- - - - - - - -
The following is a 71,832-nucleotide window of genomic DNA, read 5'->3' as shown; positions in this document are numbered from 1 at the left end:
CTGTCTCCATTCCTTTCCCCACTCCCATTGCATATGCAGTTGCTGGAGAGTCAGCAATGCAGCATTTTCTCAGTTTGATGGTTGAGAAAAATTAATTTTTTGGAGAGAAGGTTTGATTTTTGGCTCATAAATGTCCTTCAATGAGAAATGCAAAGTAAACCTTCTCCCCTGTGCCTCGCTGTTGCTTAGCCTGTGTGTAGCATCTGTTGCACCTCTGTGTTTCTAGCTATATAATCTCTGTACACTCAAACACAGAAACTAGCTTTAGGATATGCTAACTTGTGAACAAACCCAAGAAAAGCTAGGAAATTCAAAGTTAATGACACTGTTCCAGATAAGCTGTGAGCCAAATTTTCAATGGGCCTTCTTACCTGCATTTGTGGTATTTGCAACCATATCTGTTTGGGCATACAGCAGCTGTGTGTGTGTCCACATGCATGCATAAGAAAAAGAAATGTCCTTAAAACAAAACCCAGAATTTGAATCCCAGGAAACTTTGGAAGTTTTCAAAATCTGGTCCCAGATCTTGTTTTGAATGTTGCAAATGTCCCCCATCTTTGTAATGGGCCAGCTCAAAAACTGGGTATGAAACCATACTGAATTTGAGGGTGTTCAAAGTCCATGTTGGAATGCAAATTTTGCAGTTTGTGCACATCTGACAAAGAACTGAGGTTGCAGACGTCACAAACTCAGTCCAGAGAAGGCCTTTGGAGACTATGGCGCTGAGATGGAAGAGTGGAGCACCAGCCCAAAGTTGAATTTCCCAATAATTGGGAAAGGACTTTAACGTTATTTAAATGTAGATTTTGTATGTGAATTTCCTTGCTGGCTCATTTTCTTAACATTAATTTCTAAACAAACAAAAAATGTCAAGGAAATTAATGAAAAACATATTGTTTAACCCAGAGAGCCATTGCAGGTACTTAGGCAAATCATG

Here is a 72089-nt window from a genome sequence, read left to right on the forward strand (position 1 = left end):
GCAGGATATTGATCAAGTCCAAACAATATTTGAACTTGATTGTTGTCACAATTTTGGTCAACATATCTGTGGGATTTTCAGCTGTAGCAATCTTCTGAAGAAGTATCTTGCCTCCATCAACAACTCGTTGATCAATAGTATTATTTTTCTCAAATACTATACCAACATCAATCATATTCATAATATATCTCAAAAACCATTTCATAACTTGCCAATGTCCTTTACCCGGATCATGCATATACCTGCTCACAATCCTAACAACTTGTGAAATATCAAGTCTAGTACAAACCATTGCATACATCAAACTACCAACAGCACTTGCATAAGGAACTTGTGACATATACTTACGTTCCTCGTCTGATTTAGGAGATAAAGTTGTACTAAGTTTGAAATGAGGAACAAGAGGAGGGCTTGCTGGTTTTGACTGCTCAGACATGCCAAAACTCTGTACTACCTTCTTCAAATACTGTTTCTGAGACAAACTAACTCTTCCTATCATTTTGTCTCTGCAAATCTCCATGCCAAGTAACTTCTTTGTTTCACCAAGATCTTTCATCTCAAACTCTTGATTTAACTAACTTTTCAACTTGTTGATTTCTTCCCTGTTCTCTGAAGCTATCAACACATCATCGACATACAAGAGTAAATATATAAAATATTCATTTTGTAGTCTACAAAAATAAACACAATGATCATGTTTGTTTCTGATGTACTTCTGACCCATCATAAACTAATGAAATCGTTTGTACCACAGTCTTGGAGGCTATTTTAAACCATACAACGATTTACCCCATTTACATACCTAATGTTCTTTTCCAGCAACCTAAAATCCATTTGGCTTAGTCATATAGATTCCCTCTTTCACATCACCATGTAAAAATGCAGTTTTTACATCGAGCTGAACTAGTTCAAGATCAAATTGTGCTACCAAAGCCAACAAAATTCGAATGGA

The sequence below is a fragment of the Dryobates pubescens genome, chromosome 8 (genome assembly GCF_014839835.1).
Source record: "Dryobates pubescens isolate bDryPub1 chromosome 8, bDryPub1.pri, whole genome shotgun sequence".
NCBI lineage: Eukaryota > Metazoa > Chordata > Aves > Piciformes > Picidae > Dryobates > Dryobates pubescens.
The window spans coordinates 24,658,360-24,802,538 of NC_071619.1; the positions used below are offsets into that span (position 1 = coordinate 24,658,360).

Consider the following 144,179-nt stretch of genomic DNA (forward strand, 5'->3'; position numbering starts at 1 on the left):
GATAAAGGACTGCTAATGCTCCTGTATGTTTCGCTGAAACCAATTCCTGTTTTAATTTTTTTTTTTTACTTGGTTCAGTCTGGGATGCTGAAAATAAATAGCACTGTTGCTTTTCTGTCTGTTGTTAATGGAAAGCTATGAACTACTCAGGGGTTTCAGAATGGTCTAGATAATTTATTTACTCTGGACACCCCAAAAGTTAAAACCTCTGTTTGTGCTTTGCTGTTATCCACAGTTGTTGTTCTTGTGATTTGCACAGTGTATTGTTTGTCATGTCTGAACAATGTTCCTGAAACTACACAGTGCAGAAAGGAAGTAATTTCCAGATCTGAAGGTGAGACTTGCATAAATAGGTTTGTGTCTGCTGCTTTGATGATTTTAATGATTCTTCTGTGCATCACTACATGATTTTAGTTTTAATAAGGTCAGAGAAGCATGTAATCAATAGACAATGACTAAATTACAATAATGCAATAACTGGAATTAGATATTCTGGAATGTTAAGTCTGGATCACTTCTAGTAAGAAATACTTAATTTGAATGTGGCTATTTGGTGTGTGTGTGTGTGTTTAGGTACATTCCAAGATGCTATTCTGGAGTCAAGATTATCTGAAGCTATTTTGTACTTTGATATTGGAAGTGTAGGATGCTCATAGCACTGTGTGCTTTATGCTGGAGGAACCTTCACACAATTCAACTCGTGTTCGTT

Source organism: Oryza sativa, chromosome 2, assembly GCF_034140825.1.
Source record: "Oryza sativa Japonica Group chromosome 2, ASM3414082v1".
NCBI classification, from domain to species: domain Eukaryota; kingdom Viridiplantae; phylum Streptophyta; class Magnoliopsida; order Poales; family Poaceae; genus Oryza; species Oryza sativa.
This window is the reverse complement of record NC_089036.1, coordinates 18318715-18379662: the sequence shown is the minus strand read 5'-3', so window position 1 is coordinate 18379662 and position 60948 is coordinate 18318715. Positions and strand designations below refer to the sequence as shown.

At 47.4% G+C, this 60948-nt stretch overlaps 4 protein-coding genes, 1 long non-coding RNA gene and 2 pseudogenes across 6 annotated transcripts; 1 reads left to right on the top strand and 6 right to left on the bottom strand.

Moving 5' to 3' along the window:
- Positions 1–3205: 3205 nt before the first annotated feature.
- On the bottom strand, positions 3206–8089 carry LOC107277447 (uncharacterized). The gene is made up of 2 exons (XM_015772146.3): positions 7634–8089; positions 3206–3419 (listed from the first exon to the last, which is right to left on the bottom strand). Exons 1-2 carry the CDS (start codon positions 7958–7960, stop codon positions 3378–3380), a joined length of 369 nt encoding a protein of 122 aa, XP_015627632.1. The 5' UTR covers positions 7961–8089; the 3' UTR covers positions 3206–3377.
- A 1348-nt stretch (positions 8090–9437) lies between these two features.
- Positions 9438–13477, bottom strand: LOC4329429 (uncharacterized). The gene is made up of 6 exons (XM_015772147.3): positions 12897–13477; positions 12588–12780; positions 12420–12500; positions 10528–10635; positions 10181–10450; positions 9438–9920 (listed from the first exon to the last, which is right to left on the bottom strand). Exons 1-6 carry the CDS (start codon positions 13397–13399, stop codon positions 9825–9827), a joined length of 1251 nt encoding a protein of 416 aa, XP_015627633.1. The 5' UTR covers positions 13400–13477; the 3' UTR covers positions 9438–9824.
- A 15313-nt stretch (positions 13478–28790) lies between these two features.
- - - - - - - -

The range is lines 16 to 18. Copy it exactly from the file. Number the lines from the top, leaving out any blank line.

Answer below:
Moving 5' to 3' along the window:
- Positions 1–3205: 3205 nt before the first annotated feature.
- On the bottom strand, positions 3206–8089 carry LOC107277447 (uncharacterized). The gene is made up of 2 exons (XM_015772146.3): positions 7634–8089; positions 3206–3419 (listed from the first exon to the last, which is right to left on the bottom strand). Exons 1-2 carry the CDS (start codon positions 7958–7960, stop codon positions 3378–3380), a joined length of 369 nt encoding a protein of 122 aa, XP_015627632.1. The 5' UTR covers positions 7961–8089; the 3' UTR covers positions 3206–3377.